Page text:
We now turn to the Steinberg defendants' second theory: that the Nicholson-Kenny lawsuit's allegations of misappropriation of a customer list and other confidential information triggers a duty to defend and/or indemnify under the "misappropriation of advertising ideas or style of doing business" clause of the policy's definition of "advertising injury." Although this clause disappeared from standard-form CGL policies in 1998, see n. 3 above, the courts have adjudicated numerous lawsuits contending that allegations of trademark or trade dress infringement trigger coverage under this clause. In Hyman, this Court held that trade dress infringement may, under certain circumstances, constitute a misappropriation of either "advertising ideas," defined as "any idea or concept related to the promotion of a product to the public," or "style of doing business," defined as "the manner in which a company promotes, presents, and markets its products to the public." 304 F.3d at 1188-89, 1191. See, also, State Auto Prop. & Cas. Ins. Co. v. Travelers Indem. Co. of
The instant appeal, however, does not concern trademark or trade dress infringement but rather the misappropriation of trade secrets — specifically, confidential business information. Among federal appellate courts, only the Ninth Circuit has specifically addressed the applicability of the "misappropriation of advertising ideas or style of doing business" clause in a CGL policy's advertising injury coverage for a lawsuit alleging misappropriation of a customer list and other confidential information. In Sentex Systems, Inc. v. Hartford Accident & Indemnity Co., 93 F.3d 578 (9th Cir.1996), that court affirmed a district court's holding that the insurer had a duty to defend its insured under the "misappropriation of advertising ideas or style of doing business" clause where the underlying complaint alleged that the insured had induced a third party to breach a non-competition agreement with the underlying plaintiff company, to misappropriate its "trade secrets, including customer lists, marketing techniques, and other inside and confidential information" and, together with the insured, to solicit the underlying plaintiff's customers. Id. at 579-80.
While the Sentex court held that "misappropriation of advertising ideas" was broad enough to reach the allegations of the complaint in the underlying action at issue before it, the court expressly stated that it did not consider misappropriation of a customer list a covered offense alone. "We do not necessarily agree with the district court's broader conclusion, however, that allegations of misappropriation of customer lists ... can alone trigger coverage" Id. at 581. Cf. Frog, Switch & Mfg. Co., 193 F.3d at 748, (commenting that the "Ninth Circuit affirmed only after expressing its unease with the breadth of the district court's holding"); Hyman, 304 F.3d at 1188, n. 8, (noting Ninth Circuit's "reservations about the `district court's broader conclusion'"). The same year it decided Sentex, moreover, the Ninth Circuit rejected a coverage claim under the "misappropriation of style of doing business" clause for a suit alleging theft of trade secrets that did not arise in the course of advertising activities. Simply Fresh Fruit, Inc. v. Continental Ins. Co., 94 F.3d 1219 (9th Cir.1996).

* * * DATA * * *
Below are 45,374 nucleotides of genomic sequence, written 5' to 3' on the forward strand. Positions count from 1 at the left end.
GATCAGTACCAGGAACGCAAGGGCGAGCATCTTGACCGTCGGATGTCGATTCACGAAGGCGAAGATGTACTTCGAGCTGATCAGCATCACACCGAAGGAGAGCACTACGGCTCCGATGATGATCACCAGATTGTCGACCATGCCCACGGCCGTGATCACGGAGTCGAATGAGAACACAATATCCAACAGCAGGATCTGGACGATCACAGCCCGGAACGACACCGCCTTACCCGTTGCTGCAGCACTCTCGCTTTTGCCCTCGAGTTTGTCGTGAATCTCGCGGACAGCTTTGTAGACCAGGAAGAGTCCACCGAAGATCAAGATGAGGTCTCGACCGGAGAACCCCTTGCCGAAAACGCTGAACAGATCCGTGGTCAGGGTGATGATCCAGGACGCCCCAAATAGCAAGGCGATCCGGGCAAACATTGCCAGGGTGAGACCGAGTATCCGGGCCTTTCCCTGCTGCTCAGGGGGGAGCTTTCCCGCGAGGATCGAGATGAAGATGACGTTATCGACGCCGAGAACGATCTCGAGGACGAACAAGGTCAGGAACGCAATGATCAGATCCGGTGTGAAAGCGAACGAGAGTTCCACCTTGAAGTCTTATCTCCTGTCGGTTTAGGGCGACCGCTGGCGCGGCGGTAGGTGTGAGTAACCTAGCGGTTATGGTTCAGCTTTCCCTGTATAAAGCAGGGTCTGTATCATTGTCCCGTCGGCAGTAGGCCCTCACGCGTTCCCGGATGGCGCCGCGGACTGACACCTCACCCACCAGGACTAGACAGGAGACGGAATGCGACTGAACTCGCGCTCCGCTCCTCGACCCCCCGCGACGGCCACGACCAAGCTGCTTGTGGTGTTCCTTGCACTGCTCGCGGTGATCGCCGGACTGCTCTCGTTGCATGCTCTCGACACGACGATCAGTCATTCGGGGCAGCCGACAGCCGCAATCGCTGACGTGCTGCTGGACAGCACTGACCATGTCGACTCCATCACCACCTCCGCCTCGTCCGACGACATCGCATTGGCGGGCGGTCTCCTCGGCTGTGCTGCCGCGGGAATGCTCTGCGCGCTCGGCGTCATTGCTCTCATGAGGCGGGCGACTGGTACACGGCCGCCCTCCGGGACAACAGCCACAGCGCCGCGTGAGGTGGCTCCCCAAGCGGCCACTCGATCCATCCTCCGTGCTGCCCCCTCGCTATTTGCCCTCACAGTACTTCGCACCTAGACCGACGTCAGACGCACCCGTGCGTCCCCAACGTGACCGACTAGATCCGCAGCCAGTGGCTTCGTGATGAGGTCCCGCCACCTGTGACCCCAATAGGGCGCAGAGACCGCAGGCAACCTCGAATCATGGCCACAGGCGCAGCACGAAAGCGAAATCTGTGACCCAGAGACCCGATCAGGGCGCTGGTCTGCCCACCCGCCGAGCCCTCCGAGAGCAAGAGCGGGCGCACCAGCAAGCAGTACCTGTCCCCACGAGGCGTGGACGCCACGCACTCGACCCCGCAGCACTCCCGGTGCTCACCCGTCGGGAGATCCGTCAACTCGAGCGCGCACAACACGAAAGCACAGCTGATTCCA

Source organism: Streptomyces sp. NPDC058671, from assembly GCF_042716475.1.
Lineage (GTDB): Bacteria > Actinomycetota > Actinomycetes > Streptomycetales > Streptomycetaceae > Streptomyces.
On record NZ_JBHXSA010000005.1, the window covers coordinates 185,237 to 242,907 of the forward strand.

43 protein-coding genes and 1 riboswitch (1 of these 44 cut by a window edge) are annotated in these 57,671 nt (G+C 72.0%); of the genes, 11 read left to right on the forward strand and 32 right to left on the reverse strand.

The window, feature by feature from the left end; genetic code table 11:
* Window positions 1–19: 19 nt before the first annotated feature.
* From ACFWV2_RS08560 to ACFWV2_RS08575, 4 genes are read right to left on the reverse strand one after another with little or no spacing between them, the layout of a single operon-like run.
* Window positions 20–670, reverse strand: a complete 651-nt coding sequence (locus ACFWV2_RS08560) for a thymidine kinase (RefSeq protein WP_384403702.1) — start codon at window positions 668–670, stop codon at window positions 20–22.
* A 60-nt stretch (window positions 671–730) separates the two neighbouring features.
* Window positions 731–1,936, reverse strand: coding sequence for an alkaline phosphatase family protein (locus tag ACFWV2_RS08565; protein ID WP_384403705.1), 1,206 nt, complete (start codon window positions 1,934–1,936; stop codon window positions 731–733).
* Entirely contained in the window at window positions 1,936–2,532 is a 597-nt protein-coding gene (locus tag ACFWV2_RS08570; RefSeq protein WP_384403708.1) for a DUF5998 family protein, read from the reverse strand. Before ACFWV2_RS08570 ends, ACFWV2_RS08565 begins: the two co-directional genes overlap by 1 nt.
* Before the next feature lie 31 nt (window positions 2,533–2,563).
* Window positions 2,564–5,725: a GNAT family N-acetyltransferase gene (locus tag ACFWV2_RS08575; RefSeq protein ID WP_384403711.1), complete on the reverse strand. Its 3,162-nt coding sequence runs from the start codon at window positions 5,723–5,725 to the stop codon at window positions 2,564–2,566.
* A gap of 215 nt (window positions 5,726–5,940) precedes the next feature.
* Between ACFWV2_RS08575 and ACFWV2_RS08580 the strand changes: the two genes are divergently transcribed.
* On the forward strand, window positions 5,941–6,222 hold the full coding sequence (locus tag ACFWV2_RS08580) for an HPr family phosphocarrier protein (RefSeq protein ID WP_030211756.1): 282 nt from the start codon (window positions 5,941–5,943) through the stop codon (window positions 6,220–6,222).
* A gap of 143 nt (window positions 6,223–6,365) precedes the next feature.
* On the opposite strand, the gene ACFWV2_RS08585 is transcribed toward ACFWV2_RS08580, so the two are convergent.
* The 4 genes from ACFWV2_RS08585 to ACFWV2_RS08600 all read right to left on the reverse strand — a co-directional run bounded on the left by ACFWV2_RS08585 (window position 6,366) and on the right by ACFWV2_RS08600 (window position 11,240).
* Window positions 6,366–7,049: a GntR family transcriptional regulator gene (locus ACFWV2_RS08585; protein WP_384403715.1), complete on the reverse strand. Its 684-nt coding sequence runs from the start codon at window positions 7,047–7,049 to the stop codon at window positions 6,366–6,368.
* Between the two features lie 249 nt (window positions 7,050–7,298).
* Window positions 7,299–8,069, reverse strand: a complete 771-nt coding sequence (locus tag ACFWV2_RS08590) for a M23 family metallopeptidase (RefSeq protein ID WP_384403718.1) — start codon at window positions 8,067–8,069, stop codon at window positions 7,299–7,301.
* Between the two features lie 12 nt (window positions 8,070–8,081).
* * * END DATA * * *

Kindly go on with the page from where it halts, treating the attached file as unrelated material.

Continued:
In Frog, Switch & Mfg. Co., 193 F.3d 742, the Third Circuit held in favor of the insurer where the underlying plaintiff, a competitor of the insured, brought a lawsuit alleging that the insured had misappropriated its trade secrets and "confidential business information" by obtaining
In the instant appeal, the alleged misappropriation of a confidential customer list cannot, under accepted principles of insurance contract construction, be held to fall within the policy language regarding misappropriation of either "advertising ideas" or "style of doing business." A confidential customer list is a trade secret, not an idea about advertising or an outward expression of a business's style. Without relevant, attendant allegations pertaining to advertising, no coverage under a "misappropriation of advertising ideas or style of doing business" theory is available to the Steinberg defendants.
Having found that the Steinberg defendants fail the first prong of the three-part test set forth in Hyman, we need not reach the second and third prongs. Nor need we review the district court's determination that coverage is also barred by the operation of the "wilful violation of a penal statute" exclusionary clause.
State Farm's CGL policy was not intended to offer "advertising injury" coverage for litigation arising from the conduct alleged against the Steinberg defendants. The allegations of the underlying lawsuit constitute neither "infringement of copyright, title, or slogan" nor "misappropriation of advertising ideas or style of doing business." Judgment in favor of State Farm is AFFIRMED.